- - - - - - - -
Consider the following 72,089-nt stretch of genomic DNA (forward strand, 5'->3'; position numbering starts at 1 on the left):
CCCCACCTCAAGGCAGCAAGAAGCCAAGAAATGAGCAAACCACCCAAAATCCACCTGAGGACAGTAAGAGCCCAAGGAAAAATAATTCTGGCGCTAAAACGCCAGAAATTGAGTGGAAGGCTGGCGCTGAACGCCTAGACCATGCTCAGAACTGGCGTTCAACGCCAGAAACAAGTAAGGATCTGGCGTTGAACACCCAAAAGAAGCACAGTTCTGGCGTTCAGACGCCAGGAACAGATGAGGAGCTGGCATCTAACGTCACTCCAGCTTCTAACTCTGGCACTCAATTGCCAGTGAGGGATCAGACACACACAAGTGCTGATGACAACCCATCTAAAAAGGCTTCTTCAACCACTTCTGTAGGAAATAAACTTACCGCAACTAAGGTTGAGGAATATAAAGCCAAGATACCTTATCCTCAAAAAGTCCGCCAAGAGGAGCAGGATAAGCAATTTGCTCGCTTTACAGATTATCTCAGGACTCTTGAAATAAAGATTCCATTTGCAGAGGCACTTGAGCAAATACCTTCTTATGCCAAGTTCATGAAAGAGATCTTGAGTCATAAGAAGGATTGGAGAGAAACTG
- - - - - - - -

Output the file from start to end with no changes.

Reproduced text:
Consider the following 72,089-nt stretch of genomic DNA (forward strand, 5'->3'; position numbering starts at 1 on the left):
CCCCACCTCAAGGCAGCAAGAAGCCAAGAAATGAGCAAACCACCCAAAATCCACCTGAGGACAGTAAGAGCCCAAGGAAAAATAATTCTGGCGCTAAAACGCCAGAAATTGAGTGGAAGGCTGGCGCTGAACGCCTAGACCATGCTCAGAACTGGCGTTCAACGCCAGAAACAAGTAAGGATCTGGCGTTGAACACCCAAAAGAAGCACAGTTCTGGCGTTCAGACGCCAGGAACAGATGAGGAGCTGGCATCTAACGTCACTCCAGCTTCTAACTCTGGCACTCAATTGCCAGTGAGGGATCAGACACACACAAGTGCTGATGACAACCCATCTAAAAAGGCTTCTTCAACCACTTCTGTAGGAAATAAACTTACCGCAACTAAGGTTGAGGAATATAAAGCCAAGATACCTTATCCTCAAAAAGTCCGCCAAGAGGAGCAGGATAAGCAATTTGCTCGCTTTACAGATTATCTCAGGACTCTTGAAATAAAGATTCCATTTGCAGAGGCACTTGAGCAAATACCTTCTTATGCCAAGTTCATGAAAGAGATCTTGAGTCATAAGAAGGATTGGAGAGAAACTG